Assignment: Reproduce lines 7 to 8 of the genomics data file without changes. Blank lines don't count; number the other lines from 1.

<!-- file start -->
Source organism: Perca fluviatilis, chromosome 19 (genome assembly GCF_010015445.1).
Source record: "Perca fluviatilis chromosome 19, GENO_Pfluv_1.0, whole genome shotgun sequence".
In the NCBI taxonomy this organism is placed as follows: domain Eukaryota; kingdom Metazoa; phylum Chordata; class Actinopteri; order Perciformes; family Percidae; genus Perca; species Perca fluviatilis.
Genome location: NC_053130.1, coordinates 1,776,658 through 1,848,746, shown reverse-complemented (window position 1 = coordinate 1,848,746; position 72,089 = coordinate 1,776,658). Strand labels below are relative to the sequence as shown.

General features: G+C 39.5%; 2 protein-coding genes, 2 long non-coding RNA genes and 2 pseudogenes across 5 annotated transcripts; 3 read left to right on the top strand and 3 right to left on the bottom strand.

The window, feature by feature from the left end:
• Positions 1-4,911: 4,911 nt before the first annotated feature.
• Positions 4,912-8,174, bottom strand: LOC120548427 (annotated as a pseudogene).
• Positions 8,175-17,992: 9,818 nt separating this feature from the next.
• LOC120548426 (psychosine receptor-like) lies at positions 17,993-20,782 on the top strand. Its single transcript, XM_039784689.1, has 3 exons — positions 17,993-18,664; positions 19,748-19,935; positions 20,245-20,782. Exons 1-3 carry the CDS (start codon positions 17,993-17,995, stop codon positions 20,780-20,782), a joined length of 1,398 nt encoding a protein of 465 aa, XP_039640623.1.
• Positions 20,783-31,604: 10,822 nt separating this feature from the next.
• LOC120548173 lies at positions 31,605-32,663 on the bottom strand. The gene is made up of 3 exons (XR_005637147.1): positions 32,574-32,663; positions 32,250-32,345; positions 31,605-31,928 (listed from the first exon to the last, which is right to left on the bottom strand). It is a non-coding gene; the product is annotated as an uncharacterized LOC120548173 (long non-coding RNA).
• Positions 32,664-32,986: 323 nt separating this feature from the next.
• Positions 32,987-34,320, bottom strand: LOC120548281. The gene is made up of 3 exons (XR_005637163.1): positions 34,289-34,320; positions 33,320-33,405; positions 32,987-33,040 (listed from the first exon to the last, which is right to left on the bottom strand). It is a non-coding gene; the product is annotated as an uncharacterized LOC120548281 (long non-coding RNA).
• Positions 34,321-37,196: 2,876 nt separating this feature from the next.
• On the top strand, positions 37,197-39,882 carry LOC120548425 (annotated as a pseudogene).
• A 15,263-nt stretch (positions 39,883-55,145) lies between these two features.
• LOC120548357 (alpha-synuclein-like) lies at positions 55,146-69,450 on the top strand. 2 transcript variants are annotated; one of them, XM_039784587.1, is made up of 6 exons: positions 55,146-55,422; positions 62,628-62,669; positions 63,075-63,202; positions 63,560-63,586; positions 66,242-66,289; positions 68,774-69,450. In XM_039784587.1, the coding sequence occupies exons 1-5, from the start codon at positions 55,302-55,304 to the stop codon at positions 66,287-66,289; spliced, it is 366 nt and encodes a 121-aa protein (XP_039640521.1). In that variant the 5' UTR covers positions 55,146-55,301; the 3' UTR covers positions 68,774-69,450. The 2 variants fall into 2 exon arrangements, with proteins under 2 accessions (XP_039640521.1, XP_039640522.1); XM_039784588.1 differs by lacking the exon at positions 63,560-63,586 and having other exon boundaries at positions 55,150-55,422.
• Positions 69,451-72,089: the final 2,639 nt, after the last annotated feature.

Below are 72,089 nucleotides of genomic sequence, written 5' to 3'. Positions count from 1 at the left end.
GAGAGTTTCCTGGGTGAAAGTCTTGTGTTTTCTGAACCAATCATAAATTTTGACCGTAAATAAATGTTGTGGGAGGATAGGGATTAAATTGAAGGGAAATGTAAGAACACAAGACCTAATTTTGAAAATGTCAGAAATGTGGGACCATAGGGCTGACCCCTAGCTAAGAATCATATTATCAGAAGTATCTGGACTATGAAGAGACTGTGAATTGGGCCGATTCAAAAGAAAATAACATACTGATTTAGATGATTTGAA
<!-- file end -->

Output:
• Positions 1-4,911: 4,911 nt before the first annotated feature.
• Positions 4,912-8,174, bottom strand: LOC120548427 (annotated as a pseudogene).